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Waiting for Godot

En Attendant Godot

beckett play day human

the first play by Samuel Beckett; it was published in French as En Attendant Godot in 1952, staged in French in Paris in 1953, and performed in Beckett's own English translation in 1955. One of the key works of the twentieth century, it is set on and around a country road and involves two days in the life of Estragon and Vladimir, both tramps and both awaiting the arrival of the mysterious title character. He never appears, notwithstanding the promises of a small boy who enters at the end of each act, claiming to be his emissary. Meanwhile, Vladimir (the more optimistic and energetic) and Estragon (the more pessimistic and self-pitying) pass the time by playing verbal games, reminiscing, bickering, philosophizing inconsequentially, speculating about the future, and reacting to two other characters: the arrogant Pozzo and his slave, Lucky. Each act ends with the same exchange: ‘well, shall we go?’; ‘yes, let's go’, followed by the stage direction, ‘they do not move’. Beckett's aim is evidently to represent in symbolic terms the inscrutability of the universe, the uncertainties of human existence, and the vanity of human effort, which explains why the play is regarded as a seminal contribution to The Theatre of the Absurd. Though humour is often present, it is of a kind that shows the folly as much as the resilience of human beings. Again, though Beckett himself said that the play is ‘striving all the time to avoid definition’, the thrust seems well summed up by Pozzo, who has been inexplicably struck blind between his two appearances: ‘One day we were born, one day we shall die, the same day, the same second…they give birth astride of a grave, the light glimmers an instant, and then it's night once more.’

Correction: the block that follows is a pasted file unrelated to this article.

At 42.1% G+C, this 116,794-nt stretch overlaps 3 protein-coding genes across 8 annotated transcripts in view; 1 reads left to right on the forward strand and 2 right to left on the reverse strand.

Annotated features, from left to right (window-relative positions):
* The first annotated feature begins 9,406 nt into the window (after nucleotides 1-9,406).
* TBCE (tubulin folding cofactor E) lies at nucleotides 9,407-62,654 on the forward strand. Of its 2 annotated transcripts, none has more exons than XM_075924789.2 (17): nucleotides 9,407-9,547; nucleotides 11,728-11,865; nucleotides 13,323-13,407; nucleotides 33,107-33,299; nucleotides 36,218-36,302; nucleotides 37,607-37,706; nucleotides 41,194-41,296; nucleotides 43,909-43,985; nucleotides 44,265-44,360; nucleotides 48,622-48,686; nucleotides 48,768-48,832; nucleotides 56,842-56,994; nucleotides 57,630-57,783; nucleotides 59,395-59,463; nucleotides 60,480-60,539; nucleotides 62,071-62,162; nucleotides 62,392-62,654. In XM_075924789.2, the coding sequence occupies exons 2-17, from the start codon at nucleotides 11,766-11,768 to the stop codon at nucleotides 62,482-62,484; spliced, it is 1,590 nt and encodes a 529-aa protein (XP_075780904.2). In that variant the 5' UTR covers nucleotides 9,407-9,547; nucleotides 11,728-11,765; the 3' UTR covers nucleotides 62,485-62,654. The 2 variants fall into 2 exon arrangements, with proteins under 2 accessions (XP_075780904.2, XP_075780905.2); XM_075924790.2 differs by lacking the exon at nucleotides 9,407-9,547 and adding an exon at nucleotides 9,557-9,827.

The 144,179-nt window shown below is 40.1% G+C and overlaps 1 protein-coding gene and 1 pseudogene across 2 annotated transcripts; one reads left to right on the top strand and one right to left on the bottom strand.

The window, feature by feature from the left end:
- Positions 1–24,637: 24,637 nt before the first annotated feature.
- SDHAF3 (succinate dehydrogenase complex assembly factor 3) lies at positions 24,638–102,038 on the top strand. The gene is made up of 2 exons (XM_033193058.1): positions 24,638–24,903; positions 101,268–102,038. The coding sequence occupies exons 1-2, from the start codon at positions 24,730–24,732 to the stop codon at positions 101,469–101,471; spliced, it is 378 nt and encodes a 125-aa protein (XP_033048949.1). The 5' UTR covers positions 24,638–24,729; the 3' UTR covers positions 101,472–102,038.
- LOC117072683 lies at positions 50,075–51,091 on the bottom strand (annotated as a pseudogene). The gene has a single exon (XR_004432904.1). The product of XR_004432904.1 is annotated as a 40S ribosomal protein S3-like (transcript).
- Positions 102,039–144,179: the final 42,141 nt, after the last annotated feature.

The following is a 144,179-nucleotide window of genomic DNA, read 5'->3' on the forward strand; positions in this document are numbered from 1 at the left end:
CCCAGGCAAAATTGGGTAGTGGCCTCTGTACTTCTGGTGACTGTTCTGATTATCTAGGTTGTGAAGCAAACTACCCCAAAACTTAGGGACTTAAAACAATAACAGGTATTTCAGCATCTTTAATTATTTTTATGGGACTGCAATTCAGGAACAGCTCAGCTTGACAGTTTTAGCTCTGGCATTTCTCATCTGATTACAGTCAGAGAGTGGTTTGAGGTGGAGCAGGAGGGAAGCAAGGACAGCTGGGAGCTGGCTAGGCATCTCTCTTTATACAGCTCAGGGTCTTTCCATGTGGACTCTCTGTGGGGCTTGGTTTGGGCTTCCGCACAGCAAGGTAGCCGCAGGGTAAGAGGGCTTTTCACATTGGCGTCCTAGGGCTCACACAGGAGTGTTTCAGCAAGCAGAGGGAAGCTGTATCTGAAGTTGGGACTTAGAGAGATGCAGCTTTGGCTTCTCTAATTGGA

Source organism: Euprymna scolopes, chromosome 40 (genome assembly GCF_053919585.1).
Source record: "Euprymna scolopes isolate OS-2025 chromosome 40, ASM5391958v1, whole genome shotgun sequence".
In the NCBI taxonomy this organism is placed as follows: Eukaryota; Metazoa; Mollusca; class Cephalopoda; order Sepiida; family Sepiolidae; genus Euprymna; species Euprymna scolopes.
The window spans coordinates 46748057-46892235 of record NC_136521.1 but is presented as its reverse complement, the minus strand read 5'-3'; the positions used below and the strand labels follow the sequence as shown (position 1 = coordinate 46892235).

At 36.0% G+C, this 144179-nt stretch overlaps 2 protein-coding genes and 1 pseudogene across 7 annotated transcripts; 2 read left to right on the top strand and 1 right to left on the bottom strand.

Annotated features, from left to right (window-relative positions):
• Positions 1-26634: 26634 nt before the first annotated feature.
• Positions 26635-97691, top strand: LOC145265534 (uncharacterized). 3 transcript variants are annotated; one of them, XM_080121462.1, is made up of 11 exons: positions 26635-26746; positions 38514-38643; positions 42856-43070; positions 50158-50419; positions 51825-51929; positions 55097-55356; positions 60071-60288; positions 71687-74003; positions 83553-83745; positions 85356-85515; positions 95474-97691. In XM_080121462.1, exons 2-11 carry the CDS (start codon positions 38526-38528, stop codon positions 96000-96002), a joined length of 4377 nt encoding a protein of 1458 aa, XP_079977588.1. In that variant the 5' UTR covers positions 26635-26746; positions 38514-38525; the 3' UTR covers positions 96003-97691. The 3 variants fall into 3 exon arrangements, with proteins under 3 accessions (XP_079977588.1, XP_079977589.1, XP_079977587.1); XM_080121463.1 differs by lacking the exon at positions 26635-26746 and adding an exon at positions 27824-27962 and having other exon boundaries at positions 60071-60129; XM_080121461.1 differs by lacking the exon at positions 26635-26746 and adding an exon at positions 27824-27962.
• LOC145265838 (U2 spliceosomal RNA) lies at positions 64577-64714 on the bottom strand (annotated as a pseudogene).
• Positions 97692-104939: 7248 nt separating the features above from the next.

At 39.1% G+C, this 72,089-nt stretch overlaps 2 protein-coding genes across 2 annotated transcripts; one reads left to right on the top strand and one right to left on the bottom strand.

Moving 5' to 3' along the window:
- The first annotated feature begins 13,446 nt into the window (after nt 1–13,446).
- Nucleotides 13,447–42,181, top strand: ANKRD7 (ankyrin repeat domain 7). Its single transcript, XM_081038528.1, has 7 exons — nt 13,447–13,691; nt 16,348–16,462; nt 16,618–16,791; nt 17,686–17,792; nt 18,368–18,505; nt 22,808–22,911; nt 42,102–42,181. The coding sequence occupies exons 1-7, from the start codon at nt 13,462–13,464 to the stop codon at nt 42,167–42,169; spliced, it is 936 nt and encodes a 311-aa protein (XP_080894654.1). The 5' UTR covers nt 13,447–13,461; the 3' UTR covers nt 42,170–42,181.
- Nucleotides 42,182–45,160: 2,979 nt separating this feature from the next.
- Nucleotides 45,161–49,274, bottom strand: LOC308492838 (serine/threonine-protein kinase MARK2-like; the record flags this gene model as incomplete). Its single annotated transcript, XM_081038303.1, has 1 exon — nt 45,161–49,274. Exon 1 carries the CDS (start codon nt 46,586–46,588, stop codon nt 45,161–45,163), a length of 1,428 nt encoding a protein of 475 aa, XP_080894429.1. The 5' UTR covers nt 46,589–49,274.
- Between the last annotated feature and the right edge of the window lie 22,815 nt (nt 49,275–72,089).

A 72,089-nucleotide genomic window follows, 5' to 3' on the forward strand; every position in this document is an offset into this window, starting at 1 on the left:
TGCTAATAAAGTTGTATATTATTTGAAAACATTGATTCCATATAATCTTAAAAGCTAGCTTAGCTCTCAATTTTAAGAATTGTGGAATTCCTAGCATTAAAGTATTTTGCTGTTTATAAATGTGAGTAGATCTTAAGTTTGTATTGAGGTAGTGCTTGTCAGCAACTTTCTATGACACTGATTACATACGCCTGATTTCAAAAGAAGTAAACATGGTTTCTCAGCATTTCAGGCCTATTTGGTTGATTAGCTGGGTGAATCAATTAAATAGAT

[back] Jeffrey Wainwright Biography - (1944– ), The Important Man, Poetry of the Committed Individual, Poetry Introduction: 3

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